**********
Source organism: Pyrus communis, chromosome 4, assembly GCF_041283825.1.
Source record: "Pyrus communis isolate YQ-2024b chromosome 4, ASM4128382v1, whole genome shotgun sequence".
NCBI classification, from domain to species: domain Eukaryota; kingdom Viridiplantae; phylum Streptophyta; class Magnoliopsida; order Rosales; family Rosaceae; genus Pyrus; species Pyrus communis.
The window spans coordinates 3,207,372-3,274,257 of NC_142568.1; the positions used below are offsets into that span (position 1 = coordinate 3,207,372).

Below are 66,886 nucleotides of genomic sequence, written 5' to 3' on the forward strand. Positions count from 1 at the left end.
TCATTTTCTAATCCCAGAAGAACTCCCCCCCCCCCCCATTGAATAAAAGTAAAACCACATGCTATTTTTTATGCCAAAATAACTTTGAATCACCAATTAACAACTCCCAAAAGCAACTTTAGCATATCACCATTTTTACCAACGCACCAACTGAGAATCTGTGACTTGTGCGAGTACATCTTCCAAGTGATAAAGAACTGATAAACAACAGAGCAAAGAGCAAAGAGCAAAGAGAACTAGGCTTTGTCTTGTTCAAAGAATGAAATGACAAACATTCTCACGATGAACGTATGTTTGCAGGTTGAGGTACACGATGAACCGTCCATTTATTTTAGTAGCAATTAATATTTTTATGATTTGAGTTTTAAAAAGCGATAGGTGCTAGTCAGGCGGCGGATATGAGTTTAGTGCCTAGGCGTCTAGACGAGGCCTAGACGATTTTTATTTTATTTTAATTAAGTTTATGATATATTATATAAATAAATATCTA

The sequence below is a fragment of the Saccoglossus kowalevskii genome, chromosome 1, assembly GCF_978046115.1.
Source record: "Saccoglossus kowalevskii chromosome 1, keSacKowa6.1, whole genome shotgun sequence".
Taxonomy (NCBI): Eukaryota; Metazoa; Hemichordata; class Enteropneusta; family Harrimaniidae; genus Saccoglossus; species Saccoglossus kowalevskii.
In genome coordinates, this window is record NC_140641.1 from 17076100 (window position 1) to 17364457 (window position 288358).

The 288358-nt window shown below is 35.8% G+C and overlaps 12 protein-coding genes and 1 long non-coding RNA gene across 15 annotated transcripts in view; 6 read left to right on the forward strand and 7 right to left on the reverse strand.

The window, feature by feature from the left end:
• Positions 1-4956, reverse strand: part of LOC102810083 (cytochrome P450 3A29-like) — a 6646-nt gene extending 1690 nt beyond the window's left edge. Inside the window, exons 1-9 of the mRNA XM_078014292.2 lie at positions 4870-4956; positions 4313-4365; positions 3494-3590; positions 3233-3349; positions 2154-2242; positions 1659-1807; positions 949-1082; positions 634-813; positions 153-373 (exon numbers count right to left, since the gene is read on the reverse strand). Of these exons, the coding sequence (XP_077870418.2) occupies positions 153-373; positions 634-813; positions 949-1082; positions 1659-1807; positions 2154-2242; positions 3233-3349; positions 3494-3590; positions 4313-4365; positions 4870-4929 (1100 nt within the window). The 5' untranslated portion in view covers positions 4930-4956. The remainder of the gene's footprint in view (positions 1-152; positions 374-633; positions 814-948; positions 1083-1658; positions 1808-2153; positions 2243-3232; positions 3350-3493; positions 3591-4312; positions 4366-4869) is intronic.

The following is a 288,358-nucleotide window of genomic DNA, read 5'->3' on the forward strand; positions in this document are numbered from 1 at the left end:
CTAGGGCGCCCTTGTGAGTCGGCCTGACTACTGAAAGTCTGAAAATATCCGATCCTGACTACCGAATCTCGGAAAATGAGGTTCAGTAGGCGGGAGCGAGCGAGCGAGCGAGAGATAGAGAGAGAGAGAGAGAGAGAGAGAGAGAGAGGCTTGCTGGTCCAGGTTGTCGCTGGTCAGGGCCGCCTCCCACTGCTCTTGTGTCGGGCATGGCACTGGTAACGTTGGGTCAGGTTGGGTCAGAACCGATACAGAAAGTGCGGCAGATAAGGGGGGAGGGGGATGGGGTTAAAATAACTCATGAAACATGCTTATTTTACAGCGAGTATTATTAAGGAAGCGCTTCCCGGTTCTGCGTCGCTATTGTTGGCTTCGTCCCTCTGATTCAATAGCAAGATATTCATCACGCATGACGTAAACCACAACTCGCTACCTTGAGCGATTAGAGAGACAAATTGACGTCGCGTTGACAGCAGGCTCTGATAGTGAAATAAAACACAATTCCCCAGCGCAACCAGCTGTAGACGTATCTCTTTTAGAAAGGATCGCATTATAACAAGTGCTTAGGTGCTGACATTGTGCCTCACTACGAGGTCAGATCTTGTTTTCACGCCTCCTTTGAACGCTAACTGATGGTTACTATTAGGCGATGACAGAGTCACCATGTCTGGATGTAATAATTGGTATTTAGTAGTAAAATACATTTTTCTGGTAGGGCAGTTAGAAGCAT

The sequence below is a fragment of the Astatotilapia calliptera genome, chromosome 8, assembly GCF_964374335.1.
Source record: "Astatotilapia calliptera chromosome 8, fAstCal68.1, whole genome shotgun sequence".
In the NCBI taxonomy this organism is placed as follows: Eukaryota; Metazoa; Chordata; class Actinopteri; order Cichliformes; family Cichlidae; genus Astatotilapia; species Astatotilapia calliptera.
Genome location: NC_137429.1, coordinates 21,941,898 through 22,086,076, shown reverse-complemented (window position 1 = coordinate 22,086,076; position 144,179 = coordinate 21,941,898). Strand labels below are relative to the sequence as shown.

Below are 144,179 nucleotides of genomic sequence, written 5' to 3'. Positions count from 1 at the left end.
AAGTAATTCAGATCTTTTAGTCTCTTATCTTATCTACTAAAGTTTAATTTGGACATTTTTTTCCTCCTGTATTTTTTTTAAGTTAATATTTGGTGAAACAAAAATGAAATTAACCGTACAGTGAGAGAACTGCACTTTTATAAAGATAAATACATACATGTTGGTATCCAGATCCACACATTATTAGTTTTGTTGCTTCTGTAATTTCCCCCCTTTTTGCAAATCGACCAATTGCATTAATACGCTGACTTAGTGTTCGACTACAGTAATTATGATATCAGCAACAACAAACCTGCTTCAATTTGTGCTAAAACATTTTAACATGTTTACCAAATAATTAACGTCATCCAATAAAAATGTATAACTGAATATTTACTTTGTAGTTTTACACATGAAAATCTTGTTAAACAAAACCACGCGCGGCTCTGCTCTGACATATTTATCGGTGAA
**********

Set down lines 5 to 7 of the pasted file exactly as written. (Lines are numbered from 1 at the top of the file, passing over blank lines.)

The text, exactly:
Below are 66,886 nucleotides of genomic sequence, written 5' to 3' on the forward strand. Positions count from 1 at the left end.
TCATTTTCTAATCCCAGAAGAACTCCCCCCCCCCCCCATTGAATAAAAGTAAAACCACATGCTATTTTTTATGCCAAAATAACTTTGAATCACCAATTAACAACTCCCAAAAGCAACTTTAGCATATCACCATTTTTACCAACGCACCAACTGAGAATCTGTGACTTGTGCGAGTACATCTTCCAAGTGATAAAGAACTGATAAACAACAGAGCAAAGAGCAAAGAGCAAAGAGAACTAGGCTTTGTCTTGTTCAAAGAATGAAATGACAAACATTCTCACGATGAACGTATGTTTGCAGGTTGAGGTACACGATGAACCGTCCATTTATTTTAGTAGCAATTAATATTTTTATGATTTGAGTTTTAAAAAGCGATAGGTGCTAGTCAGGCGGCGGATATGAGTTTAGTGCCTAGGCGTCTAGACGAGGCCTAGACGATTTTTATTTTATTTTAATTAAGTTTATGATATATTATATAAATAAATATCTA

The sequence below is a fragment of the Saccoglossus kowalevskii genome, chromosome 1, assembly GCF_978046115.1.